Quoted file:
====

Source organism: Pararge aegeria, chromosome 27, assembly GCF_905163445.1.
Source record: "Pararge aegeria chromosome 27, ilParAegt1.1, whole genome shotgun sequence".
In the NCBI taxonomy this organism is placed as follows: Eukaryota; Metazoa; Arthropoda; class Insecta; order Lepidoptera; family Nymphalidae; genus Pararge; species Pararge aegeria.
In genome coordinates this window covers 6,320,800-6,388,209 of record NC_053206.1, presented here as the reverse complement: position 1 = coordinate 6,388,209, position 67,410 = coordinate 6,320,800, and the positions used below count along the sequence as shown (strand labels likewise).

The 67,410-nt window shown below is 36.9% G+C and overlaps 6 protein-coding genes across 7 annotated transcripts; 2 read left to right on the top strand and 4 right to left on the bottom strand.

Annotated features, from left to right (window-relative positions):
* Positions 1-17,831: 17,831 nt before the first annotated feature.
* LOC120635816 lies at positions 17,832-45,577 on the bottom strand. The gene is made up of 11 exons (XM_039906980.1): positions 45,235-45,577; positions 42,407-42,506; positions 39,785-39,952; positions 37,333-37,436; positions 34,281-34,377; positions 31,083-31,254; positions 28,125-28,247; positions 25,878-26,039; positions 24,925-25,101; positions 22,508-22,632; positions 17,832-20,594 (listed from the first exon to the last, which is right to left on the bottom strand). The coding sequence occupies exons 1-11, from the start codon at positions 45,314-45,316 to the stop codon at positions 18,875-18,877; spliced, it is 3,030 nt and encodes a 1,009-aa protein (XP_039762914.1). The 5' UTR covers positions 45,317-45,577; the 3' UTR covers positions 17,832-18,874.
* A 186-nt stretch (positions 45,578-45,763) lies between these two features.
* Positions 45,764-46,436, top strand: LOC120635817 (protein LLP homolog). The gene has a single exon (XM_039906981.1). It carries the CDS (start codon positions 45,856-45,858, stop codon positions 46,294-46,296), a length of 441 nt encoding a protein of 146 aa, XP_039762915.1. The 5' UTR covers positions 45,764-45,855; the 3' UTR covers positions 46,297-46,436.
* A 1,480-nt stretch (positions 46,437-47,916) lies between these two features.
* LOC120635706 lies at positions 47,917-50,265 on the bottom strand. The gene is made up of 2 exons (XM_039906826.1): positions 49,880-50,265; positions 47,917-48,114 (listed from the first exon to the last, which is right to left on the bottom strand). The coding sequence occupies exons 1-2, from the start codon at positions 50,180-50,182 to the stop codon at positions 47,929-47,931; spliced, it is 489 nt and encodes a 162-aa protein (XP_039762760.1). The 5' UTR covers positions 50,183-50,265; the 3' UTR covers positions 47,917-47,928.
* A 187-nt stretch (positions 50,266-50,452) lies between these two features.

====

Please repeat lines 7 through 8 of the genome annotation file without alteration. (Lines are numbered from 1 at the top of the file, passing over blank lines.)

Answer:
* Positions 1-17,831: 17,831 nt before the first annotated feature.
* LOC120635816 lies at positions 17,832-45,577 on the bottom strand. The gene is made up of 11 exons (XM_039906980.1): positions 45,235-45,577; positions 42,407-42,506; positions 39,785-39,952; positions 37,333-37,436; positions 34,281-34,377; positions 31,083-31,254; positions 28,125-28,247; positions 25,878-26,039; positions 24,925-25,101; positions 22,508-22,632; positions 17,832-20,594 (listed from the first exon to the last, which is right to left on the bottom strand). The coding sequence occupies exons 1-11, from the start codon at positions 45,314-45,316 to the stop codon at positions 18,875-18,877; spliced, it is 3,030 nt and encodes a 1,009-aa protein (XP_039762914.1). The 5' UTR covers positions 45,317-45,577; the 3' UTR covers positions 17,832-18,874.